November nanotalks

nanoTalks: Language and Cognition

Discover how these «cognitive fossils» unearthed by Bollée's research shed light on our psychology's evolution and its adaptability across cultures. Plus, unravel the intricacies of evaluating cutting-edge language AI models and the pressing need to balance their capabilities in novel scenarios at the forefront of AI advancement. Don't miss this thought-provoking discourse on societal minds and the evolving landscape of artificial intelligence!


Universtität Irchel, Room Y03G85

max. 100

November nanotalks

max. 100

Talk 1: Who minds about minds? Investigating the interest for thoughts across time and cultures using fictions

Presented by Jeanne Bollée, MSc in Department of Evolutionary Anthropology, UZH

Anthropological records, cross-cultural psychology experiments and literary studies point out that not all societies care as much about minds as the Western rich, urban and industrial populations. Have we grown more and more mind-minded and why? Which societies do care and which ones do less? These are the questions the researcher tried to answer using fictions, especially two types: theatre plays spanning two centuries in France and England and folktales from over 90 societies, mostly small-scale, from all around the world. Jeanne Bollée will explain her research question and the tentative answers she brought but also why these materials constitute precious «cognitive fossils» left by humans from ancient or recent epochs and how it helps and will help understanding our psychology and its plasticity.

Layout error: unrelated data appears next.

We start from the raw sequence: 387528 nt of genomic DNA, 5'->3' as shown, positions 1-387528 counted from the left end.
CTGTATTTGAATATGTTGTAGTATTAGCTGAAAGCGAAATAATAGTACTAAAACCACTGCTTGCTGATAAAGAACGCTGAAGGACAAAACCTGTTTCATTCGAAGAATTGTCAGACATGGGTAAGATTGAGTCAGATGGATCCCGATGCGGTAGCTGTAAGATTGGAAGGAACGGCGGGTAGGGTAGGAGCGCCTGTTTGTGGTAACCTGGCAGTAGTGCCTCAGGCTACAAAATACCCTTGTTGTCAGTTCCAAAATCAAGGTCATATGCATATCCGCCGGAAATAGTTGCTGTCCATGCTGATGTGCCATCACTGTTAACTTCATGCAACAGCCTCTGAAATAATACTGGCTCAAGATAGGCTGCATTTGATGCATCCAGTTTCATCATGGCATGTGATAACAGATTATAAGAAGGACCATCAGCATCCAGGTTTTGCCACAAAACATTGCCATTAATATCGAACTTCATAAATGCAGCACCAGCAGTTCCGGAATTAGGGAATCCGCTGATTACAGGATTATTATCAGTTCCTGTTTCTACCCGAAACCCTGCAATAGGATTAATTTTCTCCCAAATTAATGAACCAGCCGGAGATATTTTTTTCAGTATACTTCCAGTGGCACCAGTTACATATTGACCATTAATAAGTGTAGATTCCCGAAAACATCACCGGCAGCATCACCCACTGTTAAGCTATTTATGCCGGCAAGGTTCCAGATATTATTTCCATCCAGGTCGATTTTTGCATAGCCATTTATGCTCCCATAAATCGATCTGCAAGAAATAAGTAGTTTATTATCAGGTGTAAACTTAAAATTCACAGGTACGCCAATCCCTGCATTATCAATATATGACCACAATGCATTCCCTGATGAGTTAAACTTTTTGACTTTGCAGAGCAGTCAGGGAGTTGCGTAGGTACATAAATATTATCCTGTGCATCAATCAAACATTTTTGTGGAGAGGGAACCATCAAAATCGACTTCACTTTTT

Talk 2: Challenges in evaluating language AIs: how good are they really?

Presented by Mario Giulianelli, Postdoc at Department of Computer Science, ETH

Large language models are the core AI technology behind modern search engines, translation systems, and chat interfaces like Grok or ChatGPT. As these language AIs mimic human behaviour ever more closely, the key focus in their evaluation shifts to generalisation: the ability of a cognitive system—biological or artificial—to effectively apply learned knowledge, skills, and strategies in novel scenarios. Addressing this evaluation challenge has never been more time critical: how do we navigate the fine line between underestimation and overestimation of AI capabilities?

Image Sources:

1: BNF

2: metamorworks, Getty Images